FROM WHERE YOU WERE FIVE OR 10 YEARS AGO, DID YOU EVER THINK YOU COULD BE ONE OF THE GREATEST DRIVERS EVER? "I can't say I've ever looked at that or thought of my career going in that direction. Everybody has high hopes and everybody is confident in what they do and I feel that I do a good job in that race car, but to have it develop as it has, I couldn't dream that big, no. It's been a great ride and I still feel like there are a lot of great years ahead of me and I hope to improve my position in the sport.
"Jeff (Gordon) has taught me a lot by leading through example. When I first came on board and was trying to get to know Jeff, and the way he thought and what he thought about racing, it was very easy for me to see that he was a humble guy that had a lot take place in a short period of time. He would openly admit that so much more has happened to him than he could have ever dreamed of and he's very grateful for those things. Having somebody to look up to that was in check and balanced out, helped me a lot to put it in perspective. He's been a good mentor in that respect."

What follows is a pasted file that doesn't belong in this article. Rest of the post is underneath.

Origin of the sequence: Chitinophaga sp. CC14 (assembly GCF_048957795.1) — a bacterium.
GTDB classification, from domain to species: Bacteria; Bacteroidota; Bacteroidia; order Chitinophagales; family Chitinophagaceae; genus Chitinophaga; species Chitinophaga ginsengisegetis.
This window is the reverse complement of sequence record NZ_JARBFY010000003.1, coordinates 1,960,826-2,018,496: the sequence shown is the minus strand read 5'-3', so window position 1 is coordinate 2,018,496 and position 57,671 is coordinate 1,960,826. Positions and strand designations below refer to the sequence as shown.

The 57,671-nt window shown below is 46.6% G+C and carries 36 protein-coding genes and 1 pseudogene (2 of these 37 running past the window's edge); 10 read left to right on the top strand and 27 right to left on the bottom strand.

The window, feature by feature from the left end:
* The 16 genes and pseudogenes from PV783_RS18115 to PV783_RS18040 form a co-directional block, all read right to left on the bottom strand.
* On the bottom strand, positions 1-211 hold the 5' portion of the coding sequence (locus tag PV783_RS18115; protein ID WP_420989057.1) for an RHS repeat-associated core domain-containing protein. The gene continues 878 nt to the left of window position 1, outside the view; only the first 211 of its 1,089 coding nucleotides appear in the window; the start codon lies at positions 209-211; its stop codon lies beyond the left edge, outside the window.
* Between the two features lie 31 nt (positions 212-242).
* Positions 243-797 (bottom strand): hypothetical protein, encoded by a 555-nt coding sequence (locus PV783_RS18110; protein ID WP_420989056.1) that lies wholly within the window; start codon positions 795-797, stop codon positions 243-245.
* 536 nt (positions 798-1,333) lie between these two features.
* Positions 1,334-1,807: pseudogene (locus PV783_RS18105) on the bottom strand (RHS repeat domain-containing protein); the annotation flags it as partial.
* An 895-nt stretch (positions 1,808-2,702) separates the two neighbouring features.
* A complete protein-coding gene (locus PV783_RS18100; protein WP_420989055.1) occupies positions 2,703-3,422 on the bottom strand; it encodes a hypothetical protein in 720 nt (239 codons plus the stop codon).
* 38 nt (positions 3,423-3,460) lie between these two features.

-credit: gm racing